1                 2                                        0%
          2                12                3                       25%
          3                27                5                       19%
          4                19                7                       37%
          5                 6                                        0%
          6                 2                                        0%

        sum                69                15                      22%
116   Gil Zeira, Mark Last, and Oded Maimon

                          Class = 1: 1                                  Class = 0: 1
                  Region = 0: 1                                 Region = 0: 1
                  Region = 1: 1                                 Region = 1: 1
                  Region = 2: 1                      Population = 0: 2
                 Region = 3: 1                 Divisions = 0: 2
      Population = 0: 1                        Divisions = 1: 0
       Population = 1: 0                             Population = 1: 1
      Population = 2: 1                       Divisions = 0: 1
       Population = 3: 1                      Divisions = 1: 1
       Population = 4: 1                      Divisions = 2: 2
                  Region = 4: 1                      Population = 2: 1
      Population = 0: 1                       Divisions = 1: 2
Divisions = 0: 1                              Divisions = 2: 1
Divisions = 1: 2                              Divisions = 3: 1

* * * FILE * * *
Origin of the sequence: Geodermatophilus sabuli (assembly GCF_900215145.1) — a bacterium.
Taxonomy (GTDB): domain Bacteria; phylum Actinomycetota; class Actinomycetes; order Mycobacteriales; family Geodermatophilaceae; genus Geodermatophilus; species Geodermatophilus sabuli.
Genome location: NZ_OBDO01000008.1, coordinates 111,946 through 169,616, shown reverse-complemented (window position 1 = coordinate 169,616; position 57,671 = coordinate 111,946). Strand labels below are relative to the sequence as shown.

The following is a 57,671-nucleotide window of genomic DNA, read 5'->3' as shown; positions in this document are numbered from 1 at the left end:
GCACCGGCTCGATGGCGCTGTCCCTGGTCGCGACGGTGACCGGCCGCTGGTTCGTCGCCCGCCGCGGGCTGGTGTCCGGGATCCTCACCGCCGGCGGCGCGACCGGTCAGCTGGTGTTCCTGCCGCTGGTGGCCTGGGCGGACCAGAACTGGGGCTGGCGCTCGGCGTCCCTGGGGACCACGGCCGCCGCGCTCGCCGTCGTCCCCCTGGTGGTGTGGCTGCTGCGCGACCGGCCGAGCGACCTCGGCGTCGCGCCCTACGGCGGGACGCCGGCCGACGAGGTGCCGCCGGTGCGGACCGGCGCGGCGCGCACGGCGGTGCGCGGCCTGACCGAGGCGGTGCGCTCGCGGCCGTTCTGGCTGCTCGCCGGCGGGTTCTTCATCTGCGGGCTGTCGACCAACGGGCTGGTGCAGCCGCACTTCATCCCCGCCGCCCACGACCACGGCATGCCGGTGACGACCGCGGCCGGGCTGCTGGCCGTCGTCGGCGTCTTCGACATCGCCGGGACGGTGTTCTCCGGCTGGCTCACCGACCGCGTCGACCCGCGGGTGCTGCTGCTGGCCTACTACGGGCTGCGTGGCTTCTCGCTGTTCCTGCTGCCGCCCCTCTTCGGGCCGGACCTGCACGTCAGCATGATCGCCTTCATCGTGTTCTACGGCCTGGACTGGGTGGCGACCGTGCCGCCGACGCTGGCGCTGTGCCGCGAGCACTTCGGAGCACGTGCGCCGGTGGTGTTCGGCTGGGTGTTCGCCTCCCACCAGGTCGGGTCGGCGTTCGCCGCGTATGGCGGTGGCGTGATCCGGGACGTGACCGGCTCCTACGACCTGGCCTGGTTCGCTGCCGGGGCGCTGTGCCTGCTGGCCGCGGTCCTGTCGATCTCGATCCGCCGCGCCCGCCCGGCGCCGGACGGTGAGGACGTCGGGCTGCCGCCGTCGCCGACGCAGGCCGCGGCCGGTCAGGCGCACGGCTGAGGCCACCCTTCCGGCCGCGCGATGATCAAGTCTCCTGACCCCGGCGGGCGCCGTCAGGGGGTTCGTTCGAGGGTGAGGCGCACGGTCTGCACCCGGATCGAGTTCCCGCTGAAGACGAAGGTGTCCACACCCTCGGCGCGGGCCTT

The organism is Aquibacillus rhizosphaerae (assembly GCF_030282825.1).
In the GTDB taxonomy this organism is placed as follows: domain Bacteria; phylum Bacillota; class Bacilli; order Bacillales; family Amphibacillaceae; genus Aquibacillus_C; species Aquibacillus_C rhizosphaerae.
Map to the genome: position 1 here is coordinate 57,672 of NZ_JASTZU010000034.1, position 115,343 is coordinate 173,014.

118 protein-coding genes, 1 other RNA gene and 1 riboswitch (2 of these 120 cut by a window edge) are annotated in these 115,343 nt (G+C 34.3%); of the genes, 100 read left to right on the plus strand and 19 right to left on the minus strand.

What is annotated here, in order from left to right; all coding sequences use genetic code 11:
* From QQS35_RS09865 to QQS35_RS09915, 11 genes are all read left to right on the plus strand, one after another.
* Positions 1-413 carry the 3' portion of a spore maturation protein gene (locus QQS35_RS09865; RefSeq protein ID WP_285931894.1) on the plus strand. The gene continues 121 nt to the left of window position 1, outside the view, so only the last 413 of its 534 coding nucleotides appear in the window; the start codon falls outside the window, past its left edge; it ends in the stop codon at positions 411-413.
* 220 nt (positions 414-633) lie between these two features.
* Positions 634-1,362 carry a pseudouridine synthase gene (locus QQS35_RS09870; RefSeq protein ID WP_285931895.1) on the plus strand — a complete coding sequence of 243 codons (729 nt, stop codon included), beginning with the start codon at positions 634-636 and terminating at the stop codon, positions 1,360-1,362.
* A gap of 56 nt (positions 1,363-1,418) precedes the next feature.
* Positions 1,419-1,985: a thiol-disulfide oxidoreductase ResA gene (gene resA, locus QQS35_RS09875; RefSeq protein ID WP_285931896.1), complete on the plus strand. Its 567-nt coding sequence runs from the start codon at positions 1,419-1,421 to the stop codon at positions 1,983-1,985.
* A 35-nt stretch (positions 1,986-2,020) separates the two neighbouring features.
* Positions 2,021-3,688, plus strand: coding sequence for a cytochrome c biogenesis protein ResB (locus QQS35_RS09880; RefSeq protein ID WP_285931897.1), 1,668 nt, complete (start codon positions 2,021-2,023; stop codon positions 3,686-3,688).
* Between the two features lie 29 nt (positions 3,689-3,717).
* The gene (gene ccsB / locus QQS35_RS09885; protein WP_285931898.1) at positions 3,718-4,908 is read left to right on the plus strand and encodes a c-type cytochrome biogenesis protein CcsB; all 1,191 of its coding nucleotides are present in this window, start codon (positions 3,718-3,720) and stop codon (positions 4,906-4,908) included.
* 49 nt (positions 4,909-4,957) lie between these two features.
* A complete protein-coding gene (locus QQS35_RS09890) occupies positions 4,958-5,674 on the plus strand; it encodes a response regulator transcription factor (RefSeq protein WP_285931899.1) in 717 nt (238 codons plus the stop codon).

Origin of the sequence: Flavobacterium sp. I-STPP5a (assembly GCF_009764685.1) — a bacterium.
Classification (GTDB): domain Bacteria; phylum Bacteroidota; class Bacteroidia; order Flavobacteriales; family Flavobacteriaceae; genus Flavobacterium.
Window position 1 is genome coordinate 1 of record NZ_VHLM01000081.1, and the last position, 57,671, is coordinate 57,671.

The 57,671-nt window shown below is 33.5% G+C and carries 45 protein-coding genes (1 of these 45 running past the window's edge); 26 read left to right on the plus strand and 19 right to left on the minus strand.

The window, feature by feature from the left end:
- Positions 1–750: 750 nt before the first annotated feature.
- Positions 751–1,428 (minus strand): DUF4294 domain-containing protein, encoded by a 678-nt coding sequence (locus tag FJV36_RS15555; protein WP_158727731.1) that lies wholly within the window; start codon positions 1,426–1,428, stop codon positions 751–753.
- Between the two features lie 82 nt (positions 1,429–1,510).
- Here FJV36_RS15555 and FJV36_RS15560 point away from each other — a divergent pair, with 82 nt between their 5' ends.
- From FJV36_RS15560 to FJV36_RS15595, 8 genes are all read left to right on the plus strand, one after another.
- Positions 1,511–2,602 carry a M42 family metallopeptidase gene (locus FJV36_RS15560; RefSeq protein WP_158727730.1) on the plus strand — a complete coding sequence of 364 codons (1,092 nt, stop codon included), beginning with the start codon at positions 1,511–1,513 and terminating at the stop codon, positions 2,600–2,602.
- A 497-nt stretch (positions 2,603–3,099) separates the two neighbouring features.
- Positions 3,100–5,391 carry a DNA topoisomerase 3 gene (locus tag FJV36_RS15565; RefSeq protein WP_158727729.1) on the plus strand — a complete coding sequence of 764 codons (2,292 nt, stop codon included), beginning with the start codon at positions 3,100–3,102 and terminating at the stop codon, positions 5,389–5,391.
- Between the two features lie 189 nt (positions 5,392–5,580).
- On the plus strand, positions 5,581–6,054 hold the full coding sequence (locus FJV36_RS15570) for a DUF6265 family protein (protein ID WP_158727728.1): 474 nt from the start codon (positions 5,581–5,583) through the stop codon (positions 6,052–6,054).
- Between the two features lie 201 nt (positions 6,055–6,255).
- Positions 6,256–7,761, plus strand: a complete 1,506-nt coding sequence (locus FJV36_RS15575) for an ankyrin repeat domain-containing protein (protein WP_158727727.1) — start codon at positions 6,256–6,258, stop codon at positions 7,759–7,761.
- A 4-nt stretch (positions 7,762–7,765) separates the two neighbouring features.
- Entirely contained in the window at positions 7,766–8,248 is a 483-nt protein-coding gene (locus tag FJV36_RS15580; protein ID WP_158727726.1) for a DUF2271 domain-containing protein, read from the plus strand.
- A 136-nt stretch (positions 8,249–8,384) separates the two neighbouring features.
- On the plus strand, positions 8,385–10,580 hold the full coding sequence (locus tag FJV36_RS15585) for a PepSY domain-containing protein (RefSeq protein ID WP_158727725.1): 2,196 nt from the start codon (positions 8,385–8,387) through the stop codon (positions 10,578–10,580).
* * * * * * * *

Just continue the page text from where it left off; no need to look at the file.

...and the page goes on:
Population = 3: 2                                         Region = 2: 2
Divisions = 1: 1                                     Population = 0: 2
Divisions = 2: 2                                     Population = 1: 1
       Population = 4: 1                             Population = 2: 2
                 Region = 5: 1                Divisions = 2: 2
                                              Divisions = 3: 1
                                                                Region = 3: 1
                                                     Population = 0: 1
                                                     Population = 1: 1
                                                     Population = 2: 2
                                                    Population = 3: 1
                                                     Population = 4: 2
                                                                Region = 4: 1
                                                    Population = 0: 2
                                                     Population = 1: 1
                                                    Population = 2: 1
                                              Divisions = 1: 1
                                              Divisions = 2: 1
                                              Divisions = 3: 1
                                                     Population = 3: 0
                                                     Population = 4: 1
                                                     Population = 5: 1
                                                                Region = 5: 2
                                                     Population = 0: 2
                                               Divisions = 0: 2
                                               Divisions = 1: 1
                                                     Population = 1: 1